Final | October 2018 | v1.0.0 | OFFICIAL-Public | QGCDG


Roadmaps assist the agency to transition from development to implementation of a digital or ICT vision and target state architecture. Roadmaps are abstract plans for business, information or technology change, operating across multiple disciplines over multiple years. They provide a graphic visualisation of the potential activities, capabilities and outcomes required to support the agency’s digital or ICT strategic direction and vision.


A practitioner in the context of this guideline can include one or more of the following roles:

  • Digital or ICT strategic planners
  • Agency and service strategic planners
  • Enterprise architects
  • Information managers.


Sharing and collaborating on a roadmap with stakeholders, including representatives from the business provides visibility of different perspectives and enhances the co-design process. Adopting this co-design approach also improves the chances of choosing an optimal pathway. The development of roadmaps can be achieved using a workshop approach.

Depending on the planning objectives identified in the Initiate workstream, more than one roadmap may be required.

The timeframes included in roadmaps should reflect the timeframe of the strategic document to which it relates, however a greater level of abstraction may occur in the outer years of the roadmap.

There is no single template for a roadmap, however common elements on a roadmap visualisation include:

  • details of potential work packages, solutions or deliverables including a name and description or domain
  • identification of the dependencies or relationships between the work packages, solutions or deliverables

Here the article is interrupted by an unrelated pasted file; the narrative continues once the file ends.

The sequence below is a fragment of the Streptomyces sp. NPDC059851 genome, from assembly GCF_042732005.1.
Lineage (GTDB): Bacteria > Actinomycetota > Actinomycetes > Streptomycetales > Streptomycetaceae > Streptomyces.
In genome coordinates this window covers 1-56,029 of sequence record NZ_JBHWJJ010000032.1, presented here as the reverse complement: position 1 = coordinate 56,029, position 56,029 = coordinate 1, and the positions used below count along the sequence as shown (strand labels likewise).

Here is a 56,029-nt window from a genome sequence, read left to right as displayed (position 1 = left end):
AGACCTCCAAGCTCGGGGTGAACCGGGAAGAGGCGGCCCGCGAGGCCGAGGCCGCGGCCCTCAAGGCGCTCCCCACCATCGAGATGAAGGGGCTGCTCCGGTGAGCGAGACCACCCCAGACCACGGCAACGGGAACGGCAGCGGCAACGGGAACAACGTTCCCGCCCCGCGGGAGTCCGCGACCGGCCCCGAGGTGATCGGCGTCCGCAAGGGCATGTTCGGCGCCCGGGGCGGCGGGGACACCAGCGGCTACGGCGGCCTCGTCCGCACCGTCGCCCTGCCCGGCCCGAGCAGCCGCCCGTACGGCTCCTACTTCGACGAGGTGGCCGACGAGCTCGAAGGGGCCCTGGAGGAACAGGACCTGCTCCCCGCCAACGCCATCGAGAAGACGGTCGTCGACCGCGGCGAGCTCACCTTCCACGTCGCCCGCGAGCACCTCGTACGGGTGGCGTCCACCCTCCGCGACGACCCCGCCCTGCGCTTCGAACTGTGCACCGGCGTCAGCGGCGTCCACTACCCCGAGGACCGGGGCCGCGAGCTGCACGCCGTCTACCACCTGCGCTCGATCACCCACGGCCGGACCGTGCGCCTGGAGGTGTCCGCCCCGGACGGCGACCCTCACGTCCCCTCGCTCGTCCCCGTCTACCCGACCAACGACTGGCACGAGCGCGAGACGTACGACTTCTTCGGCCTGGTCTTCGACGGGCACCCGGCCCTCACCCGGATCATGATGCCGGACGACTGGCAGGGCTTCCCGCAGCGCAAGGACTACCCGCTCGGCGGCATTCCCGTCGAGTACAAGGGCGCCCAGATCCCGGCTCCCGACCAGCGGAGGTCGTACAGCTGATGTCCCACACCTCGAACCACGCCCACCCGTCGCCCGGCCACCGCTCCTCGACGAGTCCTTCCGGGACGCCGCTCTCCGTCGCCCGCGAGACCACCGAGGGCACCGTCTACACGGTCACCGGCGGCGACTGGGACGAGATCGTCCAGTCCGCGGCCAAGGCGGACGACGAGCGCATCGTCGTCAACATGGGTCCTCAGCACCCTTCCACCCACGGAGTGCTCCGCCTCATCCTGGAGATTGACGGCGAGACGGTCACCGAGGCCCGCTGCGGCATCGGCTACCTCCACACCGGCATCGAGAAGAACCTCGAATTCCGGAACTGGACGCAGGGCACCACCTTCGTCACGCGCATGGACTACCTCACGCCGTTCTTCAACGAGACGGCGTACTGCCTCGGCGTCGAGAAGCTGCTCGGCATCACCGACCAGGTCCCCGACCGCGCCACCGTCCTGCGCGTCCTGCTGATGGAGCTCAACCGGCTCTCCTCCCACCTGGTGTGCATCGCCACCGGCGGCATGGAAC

• demonstration of how the implementation of the work packages, solutions or deliverable will contribute to the incremental achievement of outcomes and delivery of benefits
  • workstream or swim lanes.

Roadmaps should not just depict the technology changes required, although these are the most commonly accepted or identifiable roadmaps. Roadmaps can include details relating to:

  • business or organisational changes required
  • changes to the way information is created, used, shared or managed
  • changes required to deliver strategic changes in the workforce including the reskilling of staff or the recruitment or sourcing of staff
  • changes required to bring about the application and technology target state architecture
  • a summary of the timing and estimated level of investment required.

These themes can be represented as workstreams or swim lanes or as separate roadmaps.

The development of roadmaps is iterative and my need to undergo several rounds of consultation in accordance with the communications plan developed in the Initiate workstream.

It is recommended practitioners seek the assistance of marketing and communications specialists within the agency to conduct an editorial review and assist with the overall presentation of roadmaps.

Next steps

All strategic documents and roadmaps should be endorsed by the planning sponsor. For agency wide strategic documents and roadmaps, it may be necessary to seek approval from the executive officers of the agency including the Director General or equivalent. Where a public launch of the strategic documents including roadmaps is proposed, Ministerial approval may also be required.

Roadmaps will form the basis for the development of initiative proposals.




Tips for effective technology roadmaps

Video - Five tips for effective technology roadmapping

Guide to roadmapping

Video - Guide to roadmapping

Last Reviewed: 24 October 2018